Relaxing Michigan Air Quality Rules, and Breathing in Saginaw Bay

The Environment Report, with Mr. Great Lakes (Jeff Kart). As heard in Bay City, Michigan, at 9 a.m. Fridays on Delta College Q-90.1 FM. The report for Oct. 11, 2013 —

1 – Michigan regulates more chemicals in its air than most other states.

snyder chamber mackinac

Gov. Snyder speaks at the 2012 Mackinac Policy Conference. Via Detroit Regional Chamber.

But that may change, under recommendations from an air quality committee. The proposal is being considered by Gov. Rick Snyder’s administration.

The move could save money, lure businesses, and has the support of industry groups. But some environmental groups are concerned about potential health impacts, according to The Detroit News.

The Final Report of the Michigan Air Toxics Workgroup recommends cutting the number of toxic air contaminants covered by emission rules by 37 percent, from more than 1,200 to 756.

Right now, Michigan air quality standards are stricter than federal standards, and those of nearby states.

The nine-person Workgroup included people from the Michigan Environmental Council, along with the Midland-based Dow Chemical Co. and DTE Energy.

Some members of the Workgroup say they don’t agree with all the recommendations.

The proposal wouldn’t remove any cancer-causing chemicals from the state regulatory list. But chemicals considered to be in the bottom quarter of toxicity levels would no longer be regulated.

— Read more at the DEQ website.

2 – What’s the quality of air in the Saginaw Bay region?

On Thursday morning, it was Moderate, or 74 on an Air Quality Index scale of 50-100.

A Moderate condition means that the air quality is “acceptable.”

But, “for some pollutants there may be a moderate health concern for a very small number of people who are unusually sensitive to air pollution.”

Air quality in the Saginaw Bay region is negatively affected by fine particulates in the air, which can be inhaled deeply into people’s lungs and cause a variety of serious health problems.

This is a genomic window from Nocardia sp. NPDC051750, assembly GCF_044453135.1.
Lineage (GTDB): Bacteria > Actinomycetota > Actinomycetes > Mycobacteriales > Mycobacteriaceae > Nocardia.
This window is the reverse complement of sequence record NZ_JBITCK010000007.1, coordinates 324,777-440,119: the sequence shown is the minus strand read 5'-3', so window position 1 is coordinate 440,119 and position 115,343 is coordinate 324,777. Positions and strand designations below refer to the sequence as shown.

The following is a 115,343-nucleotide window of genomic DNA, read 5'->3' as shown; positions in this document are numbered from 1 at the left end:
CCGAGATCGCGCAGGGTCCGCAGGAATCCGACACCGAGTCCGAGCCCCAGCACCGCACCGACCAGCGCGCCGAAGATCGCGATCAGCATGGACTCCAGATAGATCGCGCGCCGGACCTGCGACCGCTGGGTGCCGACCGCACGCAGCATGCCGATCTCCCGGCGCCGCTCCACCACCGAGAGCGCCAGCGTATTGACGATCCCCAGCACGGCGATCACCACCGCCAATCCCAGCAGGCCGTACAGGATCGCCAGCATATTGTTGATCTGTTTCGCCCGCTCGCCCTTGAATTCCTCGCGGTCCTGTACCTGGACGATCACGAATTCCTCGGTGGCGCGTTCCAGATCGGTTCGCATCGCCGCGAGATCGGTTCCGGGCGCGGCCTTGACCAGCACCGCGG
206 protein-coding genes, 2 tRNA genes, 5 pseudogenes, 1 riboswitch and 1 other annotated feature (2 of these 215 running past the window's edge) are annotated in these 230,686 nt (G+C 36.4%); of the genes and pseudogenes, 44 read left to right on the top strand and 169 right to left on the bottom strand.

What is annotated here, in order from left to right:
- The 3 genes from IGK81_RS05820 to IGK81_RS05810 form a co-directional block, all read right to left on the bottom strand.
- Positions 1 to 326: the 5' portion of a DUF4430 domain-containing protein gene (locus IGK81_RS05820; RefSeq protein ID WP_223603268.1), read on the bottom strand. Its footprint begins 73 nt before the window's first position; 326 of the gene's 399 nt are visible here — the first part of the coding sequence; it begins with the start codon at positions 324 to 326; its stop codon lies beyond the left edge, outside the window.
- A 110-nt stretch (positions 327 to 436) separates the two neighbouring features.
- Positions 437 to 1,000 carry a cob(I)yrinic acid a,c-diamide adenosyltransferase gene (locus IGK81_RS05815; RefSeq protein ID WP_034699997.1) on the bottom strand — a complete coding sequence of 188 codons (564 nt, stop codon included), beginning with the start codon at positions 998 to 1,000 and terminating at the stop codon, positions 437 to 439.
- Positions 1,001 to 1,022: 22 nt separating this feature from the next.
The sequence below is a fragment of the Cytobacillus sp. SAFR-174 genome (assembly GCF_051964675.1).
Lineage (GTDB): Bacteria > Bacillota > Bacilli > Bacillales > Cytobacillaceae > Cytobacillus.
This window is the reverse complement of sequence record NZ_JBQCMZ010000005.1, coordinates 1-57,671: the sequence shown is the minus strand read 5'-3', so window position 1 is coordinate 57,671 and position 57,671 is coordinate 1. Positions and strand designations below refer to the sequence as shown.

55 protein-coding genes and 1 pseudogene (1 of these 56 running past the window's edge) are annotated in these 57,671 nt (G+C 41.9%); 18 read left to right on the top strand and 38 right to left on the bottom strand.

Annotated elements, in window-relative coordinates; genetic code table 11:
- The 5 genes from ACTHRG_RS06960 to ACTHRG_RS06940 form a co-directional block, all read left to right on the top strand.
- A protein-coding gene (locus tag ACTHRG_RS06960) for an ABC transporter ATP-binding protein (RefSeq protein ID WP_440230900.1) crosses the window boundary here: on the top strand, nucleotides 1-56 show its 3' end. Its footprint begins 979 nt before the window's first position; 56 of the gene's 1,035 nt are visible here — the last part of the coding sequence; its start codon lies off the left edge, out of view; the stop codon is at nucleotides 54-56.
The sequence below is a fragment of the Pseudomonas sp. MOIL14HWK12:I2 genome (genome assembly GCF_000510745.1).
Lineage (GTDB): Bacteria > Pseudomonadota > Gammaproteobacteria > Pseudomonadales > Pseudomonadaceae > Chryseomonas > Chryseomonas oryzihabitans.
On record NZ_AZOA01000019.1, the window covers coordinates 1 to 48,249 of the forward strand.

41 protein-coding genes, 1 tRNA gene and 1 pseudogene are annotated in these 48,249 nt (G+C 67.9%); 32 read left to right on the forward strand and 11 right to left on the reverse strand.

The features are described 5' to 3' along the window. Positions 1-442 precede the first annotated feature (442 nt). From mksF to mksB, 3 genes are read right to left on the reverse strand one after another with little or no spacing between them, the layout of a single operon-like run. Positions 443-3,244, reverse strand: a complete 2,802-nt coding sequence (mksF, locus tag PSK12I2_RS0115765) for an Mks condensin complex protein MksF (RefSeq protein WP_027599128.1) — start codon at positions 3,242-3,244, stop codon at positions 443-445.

These particles are produced when fuels such as coal, oil, diesel or wood are burned, in power plants, wood stoves and motor vehicles.

You can find air quality readings from the U.S. Environmental Protection Agency at AirNow.gov.

Via AirNow, for Saginaw, Michigan.

Saginaw Bay Forum, Low Ice Cover, and More Toxics in the Great Lakes

great lakes saginaw bay ice cover 2013 google earth

NOAA Coastwatch ice cover map via Google Earth.

Mr. Great Lakes (Jeff Kart). As heard 9 a.m. Friday, Jan. 18, 2013, on Delta Q-90.1 FM, Michigan:

1 –

A community forum on the Saginaw Bay environment is planned for Feb. 22 in Bay City.

The forum is sponsored by the nonprofit Saginaw Bay Watershed Initiative Network and the state-created Saginaw Bay Coastal Initiative.

The meeting is from 1-4 p.m. at the Delta College Planetarium in downtown Bay City.

A preliminary agenda includes a talk on “Michigan’s Vision for the Great Lakes and Saginaw Bay” from Jon Allan, director of Michigan’s Office of the Great Lakes; and a status report on Beneficial Use Impairments in the federally designated Area of Concern for the Saginaw River and Bay.

The Friday meeting is part of a series of ongoing meetings that will be held to discuss issues related to Saginaw Bay and its tributary system.

The meeting is an opportunity for groups working on various projects to provide updates on their work, and hear from others.

2 –

Ice cover on the Great Lakes is at near-historic lows.

A composite map of satellite data from earlier this week shows thin ice on most of Saginaw Bay. The map is from CoastWatch, part of the National Oceanic and Atmospheric Administration.

A CoastWatch manager tells Great Lakes Echo that conditions this year on the Great Lakes could break a record for low ice cover set in 2002.

Earlier this month, average water temperatures on each of the Great Lakes were running 2 to 3 degrees above normal.

A lack of ice cover means increased evaporation, which is bad news for water levels, which are already low in the Great Lakes.

More: Great Lakes Surface Environmental Analysis

3

Toxic pollution to the Great Lakes increased in 2011.

The U.S. Environmental Protection Agency, in a report out this week, says toxic releases into surface waters in the Great Lakes Basin increased by 12 percent from 2010 to 2011.

That’s in contrast to a 3 percent decrease in discharges nationwide during the same period.

The numbers come from EPA’s annual Toxics Release Inventory report.

An EPA official calls the 12 percent increase in the Great Lakes Basin “signifiicant,” and notes that the Great Lakes region is lagging behind other parts of the country when it comes to improving water quality.

Most toxic surface water discharges to the Great Lakes Basin come from nitrates and pesticides from municipal wastewater treatment plants and agriculture, according to EPA.

Nitrates also are discharged by primary metals facilities, such as iron and steel mills and smelters, and food and beverage manufacturers.

The EPA says information from the latest report will be used to work with municipalities, agricultural producers and manufacturers to improve water quality in the basin.

-30-

%d bloggers like this: